OSHA News Release - Table of Contents|
OSHA News Release – Region 6
U.S. Department of Labor
Nov. 10, 2015
Unguarded balcony, lack of fall protection cause death
of Dallas construction worker, OSHA finds
Design Plastering Inc., Design Plastering West LLC cited for multiple violations
DALLAS - A fall from a third-story balcony killed 44-year-old Jorge Carrion Torres as he worked on the exterior of an apartment complex on May 14, 2015. Torres, who had been on the job for one month, was applying stucco underlayment to the balcony walls when the incident occurred. His employer had not installed scaffolding and had not provided Torres or his co-workers with personal fall protection.
The U.S. Department of Labor's Occupational Safety and Health Administration cited his employers, Design Plastering Inc. and Design Plastering West LLC, of Phoenix, on Nov. 10 for eight egregious willful and four serious violations. Previously, the state OSHA in Arizona had cited Design Plastering seven times for allowing fall-related hazards.
Federal safety and health officials have proposed fines totaling $407,400 for the citations*.
When an employer fails to put up a guardrail or scaffolding, or doesn't provide personal fall-arrest systems, anyone working at a height of six feet or more is defenseless against a fall. OSHA will not tolerate this kind of employer behavior," said Assistant Secretary of Labor for Occupational Safety and Health Dr. David Michaels.
"This senseless loss of a man's life is the result of this employer's failure to comply with clear OSHA safety requirements despite the fact that it had been previously cited for the same violations," Michaels added. "Design Plastering has been cited for $5,850 in the past for fall hazard related violations. Clearly, these penalties were not sufficient to deter this employer's unlawful actions."
The Bureau of Labor Statistics* reports that one in five private industry worker deaths in 2014 were in construction. Falls are the leading cause of death for construction workers, accounting for nearly 40 percent of 2014's construction fatalities. Texas leads the nation in construction fatalities. This is the second egregious case involving fall protection there in recent months. Earlier this year, a construction worker in Houston denied a safety harness suffered severe injuries after falling through a roof.
Based in Phoenix, plaster and stucco contractors Design Plastering and Design Plastering West employ about 90 workers. They have 15 business days from receipt of the citations and penalties to comply, request an informal conference with OSHA's area director, or contest the findings before the independent Occupational Safety and Health Review Commission.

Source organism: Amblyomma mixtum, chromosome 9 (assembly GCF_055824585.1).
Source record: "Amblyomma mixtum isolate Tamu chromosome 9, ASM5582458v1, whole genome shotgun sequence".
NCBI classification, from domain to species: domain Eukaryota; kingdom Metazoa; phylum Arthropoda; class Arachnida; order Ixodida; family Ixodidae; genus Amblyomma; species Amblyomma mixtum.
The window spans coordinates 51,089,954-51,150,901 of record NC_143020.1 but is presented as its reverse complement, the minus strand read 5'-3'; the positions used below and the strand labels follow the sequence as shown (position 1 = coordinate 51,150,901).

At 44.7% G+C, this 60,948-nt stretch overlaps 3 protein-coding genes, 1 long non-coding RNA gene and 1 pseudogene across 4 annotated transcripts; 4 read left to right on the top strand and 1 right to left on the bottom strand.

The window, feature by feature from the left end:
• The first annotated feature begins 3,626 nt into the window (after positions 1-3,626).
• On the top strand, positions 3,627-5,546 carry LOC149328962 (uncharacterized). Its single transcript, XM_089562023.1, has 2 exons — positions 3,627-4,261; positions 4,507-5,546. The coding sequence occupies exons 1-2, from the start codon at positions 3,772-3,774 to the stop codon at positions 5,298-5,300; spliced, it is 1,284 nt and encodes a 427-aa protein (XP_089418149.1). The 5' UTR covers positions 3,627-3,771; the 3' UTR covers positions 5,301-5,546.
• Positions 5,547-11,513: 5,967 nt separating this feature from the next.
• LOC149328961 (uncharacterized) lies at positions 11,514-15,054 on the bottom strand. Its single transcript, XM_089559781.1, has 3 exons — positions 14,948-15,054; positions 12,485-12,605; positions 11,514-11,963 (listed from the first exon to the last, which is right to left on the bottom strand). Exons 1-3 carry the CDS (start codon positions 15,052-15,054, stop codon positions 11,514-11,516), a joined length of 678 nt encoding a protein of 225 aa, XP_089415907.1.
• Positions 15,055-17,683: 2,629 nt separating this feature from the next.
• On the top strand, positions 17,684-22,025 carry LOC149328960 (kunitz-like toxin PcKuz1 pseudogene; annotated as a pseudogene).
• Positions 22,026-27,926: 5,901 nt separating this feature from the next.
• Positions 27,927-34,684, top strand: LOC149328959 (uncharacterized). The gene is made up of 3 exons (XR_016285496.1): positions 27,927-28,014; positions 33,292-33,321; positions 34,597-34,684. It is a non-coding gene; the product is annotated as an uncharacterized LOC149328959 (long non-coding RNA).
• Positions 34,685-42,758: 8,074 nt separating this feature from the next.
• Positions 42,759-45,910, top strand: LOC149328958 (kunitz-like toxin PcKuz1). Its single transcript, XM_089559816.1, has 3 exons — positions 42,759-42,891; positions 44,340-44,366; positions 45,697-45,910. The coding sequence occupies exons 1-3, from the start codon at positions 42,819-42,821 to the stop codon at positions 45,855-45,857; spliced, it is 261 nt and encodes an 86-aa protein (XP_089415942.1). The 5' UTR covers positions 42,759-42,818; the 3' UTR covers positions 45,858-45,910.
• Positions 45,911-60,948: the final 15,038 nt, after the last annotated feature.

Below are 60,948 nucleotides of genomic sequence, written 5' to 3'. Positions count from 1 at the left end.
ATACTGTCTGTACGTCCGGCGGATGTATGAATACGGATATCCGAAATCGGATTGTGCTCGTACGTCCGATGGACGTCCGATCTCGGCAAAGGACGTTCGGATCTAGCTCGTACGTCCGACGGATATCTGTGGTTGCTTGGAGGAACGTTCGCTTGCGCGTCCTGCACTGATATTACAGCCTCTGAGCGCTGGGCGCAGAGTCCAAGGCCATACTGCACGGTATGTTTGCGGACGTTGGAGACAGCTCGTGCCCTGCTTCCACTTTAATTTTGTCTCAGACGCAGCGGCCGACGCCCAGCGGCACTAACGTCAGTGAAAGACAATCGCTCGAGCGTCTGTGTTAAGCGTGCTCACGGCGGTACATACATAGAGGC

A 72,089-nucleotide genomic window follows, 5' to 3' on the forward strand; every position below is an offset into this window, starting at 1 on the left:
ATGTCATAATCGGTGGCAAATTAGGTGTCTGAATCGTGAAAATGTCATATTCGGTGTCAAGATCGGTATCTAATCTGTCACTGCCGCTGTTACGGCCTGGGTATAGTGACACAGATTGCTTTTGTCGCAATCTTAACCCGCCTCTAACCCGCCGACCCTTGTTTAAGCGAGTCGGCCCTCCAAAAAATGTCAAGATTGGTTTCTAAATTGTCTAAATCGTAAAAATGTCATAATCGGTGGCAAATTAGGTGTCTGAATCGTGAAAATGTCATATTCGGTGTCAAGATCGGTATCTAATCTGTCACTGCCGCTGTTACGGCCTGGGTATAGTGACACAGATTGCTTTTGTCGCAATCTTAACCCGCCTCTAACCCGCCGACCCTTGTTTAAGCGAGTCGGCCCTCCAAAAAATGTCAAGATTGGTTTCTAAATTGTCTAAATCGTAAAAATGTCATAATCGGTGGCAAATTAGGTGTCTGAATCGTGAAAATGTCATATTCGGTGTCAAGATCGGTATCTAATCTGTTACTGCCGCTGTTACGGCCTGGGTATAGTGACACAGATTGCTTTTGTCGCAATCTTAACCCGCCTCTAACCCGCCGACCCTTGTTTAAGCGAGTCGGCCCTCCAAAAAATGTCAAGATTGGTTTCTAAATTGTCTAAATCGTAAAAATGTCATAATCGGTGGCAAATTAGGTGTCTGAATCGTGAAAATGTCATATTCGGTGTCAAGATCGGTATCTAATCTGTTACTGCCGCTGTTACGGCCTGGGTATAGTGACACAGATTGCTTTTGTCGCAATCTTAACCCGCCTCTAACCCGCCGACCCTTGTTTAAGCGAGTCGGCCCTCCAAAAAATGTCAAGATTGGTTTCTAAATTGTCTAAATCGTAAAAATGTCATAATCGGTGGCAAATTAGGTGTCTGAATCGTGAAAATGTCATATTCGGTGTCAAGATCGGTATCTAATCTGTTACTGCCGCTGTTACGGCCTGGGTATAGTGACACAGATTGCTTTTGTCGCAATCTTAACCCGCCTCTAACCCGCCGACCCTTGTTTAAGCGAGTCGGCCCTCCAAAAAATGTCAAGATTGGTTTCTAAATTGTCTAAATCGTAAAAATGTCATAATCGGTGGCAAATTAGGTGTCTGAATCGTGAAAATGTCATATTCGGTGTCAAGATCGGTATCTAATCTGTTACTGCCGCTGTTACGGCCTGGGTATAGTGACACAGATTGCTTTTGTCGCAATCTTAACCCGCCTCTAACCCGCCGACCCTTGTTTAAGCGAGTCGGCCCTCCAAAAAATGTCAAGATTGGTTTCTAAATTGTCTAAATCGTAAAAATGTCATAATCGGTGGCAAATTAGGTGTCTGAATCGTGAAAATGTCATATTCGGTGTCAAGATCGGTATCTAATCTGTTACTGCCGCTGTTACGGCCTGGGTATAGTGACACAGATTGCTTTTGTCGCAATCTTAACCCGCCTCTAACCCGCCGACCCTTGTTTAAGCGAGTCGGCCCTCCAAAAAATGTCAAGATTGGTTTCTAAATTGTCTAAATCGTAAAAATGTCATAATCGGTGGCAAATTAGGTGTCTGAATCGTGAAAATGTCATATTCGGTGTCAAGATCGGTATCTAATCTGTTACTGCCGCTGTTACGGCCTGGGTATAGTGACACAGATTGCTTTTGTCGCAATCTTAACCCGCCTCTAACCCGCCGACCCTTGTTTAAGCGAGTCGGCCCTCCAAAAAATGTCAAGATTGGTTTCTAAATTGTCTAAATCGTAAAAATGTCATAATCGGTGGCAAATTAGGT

As the construction industry continues to grow, falls continue to be the leading cause of death. Source:
At the time of the fatal incident, Argonaut Insurance Co. was the workers' compensation carrier for the employer.
To ask questions, obtain compliance assistance, file a complaint, or report amputations, eye loss, workplace hospitalizations, fatalities or situations posing imminent danger to workers, the public should call OSHA's toll-free hotline at 800-321-OSHA (6742) or the agency's Dallas Area Office at 972-952-1330.
Under the Occupational Safety and Health Act of 1970, employers are responsible for providing safe and healthful workplaces for their employees. OSHA's role is to ensure these conditions for America's working men and women by setting and enforcing standards, and providing training, education and assistance. For more information, visit http://www.osha.gov.
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Release Number: 15-2153-DAL
U.S. Department of Labor news materials are accessible at http://www.dol.gov. The department's Reasonable Accommodation Resource Center converts departmental information and documents into alternative formats, which include Braille and large print. For alternative format requests, please contact the department at (202) 693-7828 (voice) or (800) 877-8339 (federal relay).
*Accessibility Assistance: Contact OSHA's Office of Communications at 202-693-1999 for assistance accessing PDF materials.
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